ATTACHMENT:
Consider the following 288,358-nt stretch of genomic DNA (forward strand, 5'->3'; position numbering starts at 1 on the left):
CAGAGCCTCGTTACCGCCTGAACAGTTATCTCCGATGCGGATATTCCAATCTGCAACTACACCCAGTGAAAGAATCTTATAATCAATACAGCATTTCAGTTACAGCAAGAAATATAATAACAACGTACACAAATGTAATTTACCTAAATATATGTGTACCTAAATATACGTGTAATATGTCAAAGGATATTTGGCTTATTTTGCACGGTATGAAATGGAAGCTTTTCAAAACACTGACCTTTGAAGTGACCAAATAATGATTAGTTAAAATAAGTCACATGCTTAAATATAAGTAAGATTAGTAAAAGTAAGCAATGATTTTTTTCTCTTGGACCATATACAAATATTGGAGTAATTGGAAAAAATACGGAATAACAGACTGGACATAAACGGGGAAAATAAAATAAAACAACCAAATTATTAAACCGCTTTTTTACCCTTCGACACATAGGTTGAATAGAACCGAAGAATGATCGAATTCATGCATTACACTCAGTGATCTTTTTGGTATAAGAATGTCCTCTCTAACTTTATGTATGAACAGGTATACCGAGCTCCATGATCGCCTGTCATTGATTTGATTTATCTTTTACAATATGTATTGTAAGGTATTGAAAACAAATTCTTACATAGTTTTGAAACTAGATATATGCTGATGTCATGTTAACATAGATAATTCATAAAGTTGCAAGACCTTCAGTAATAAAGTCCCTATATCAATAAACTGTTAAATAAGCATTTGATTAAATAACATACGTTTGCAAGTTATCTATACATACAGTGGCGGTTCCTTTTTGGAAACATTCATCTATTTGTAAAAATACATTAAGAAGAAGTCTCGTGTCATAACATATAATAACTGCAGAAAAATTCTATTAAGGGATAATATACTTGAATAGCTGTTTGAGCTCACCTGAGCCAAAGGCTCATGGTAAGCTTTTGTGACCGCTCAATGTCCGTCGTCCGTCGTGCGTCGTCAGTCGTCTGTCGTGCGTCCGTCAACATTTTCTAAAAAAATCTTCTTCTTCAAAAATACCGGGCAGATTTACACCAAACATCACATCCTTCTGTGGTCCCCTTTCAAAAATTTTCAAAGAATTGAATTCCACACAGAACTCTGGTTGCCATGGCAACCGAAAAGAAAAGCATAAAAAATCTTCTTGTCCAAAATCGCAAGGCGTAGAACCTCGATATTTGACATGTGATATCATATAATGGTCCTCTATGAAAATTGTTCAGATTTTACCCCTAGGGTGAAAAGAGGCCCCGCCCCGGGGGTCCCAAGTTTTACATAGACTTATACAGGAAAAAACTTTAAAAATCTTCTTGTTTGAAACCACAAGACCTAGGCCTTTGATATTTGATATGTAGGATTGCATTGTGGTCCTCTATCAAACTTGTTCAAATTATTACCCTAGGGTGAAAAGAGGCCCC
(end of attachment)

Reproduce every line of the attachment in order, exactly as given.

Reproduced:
Consider the following 288,358-nt stretch of genomic DNA (forward strand, 5'->3'; position numbering starts at 1 on the left):
CAGAGCCTCGTTACCGCCTGAACAGTTATCTCCGATGCGGATATTCCAATCTGCAACTACACCCAGTGAAAGAATCTTATAATCAATACAGCATTTCAGTTACAGCAAGAAATATAATAACAACGTACACAAATGTAATTTACCTAAATATATGTGTACCTAAATATACGTGTAATATGTCAAAGGATATTTGGCTTATTTTGCACGGTATGAAATGGAAGCTTTTCAAAACACTGACCTTTGAAGTGACCAAATAATGATTAGTTAAAATAAGTCACATGCTTAAATATAAGTAAGATTAGTAAAAGTAAGCAATGATTTTTTTCTCTTGGACCATATACAAATATTGGAGTAATTGGAAAAAATACGGAATAACAGACTGGACATAAACGGGGAAAATAAAATAAAACAACCAAATTATTAAACCGCTTTTTTACCCTTCGACACATAGGTTGAATAGAACCGAAGAATGATCGAATTCATGCATTACACTCAGTGATCTTTTTGGTATAAGAATGTCCTCTCTAACTTTATGTATGAACAGGTATACCGAGCTCCATGATCGCCTGTCATTGATTTGATTTATCTTTTACAATATGTATTGTAAGGTATTGAAAACAAATTCTTACATAGTTTTGAAACTAGATATATGCTGATGTCATGTTAACATAGATAATTCATAAAGTTGCAAGACCTTCAGTAATAAAGTCCCTATATCAATAAACTGTTAAATAAGCATTTGATTAAATAACATACGTTTGCAAGTTATCTATACATACAGTGGCGGTTCCTTTTTGGAAACATTCATCTATTTGTAAAAATACATTAAGAAGAAGTCTCGTGTCATAACATATAATAACTGCAGAAAAATTCTATTAAGGGATAATATACTTGAATAGCTGTTTGAGCTCACCTGAGCCAAAGGCTCATGGTAAGCTTTTGTGACCGCTCAATGTCCGTCGTCCGTCGTGCGTCGTCAGTCGTCTGTCGTGCGTCCGTCAACATTTTCTAAAAAAATCTTCTTCTTCAAAAATACCGGGCAGATTTACACCAAACATCACATCCTTCTGTGGTCCCCTTTCAAAAATTTTCAAAGAATTGAATTCCACACAGAACTCTGGTTGCCATGGCAACCGAAAAGAAAAGCATAAAAAATCTTCTTGTCCAAAATCGCAAGGCGTAGAACCTCGATATTTGACATGTGATATCATATAATGGTCCTCTATGAAAATTGTTCAGATTTTACCCCTAGGGTGAAAAGAGGCCCCGCCCCGGGGGTCCCAAGTTTTACATAGACTTATACAGGAAAAAACTTTAAAAATCTTCTTGTTTGAAACCACAAGACCTAGGCCTTTGATATTTGATATGTAGGATTGCATTGTGGTCCTCTATCAAACTTGTTCAAATTATTACCCTAGGGTGAAAAGAGGCCCC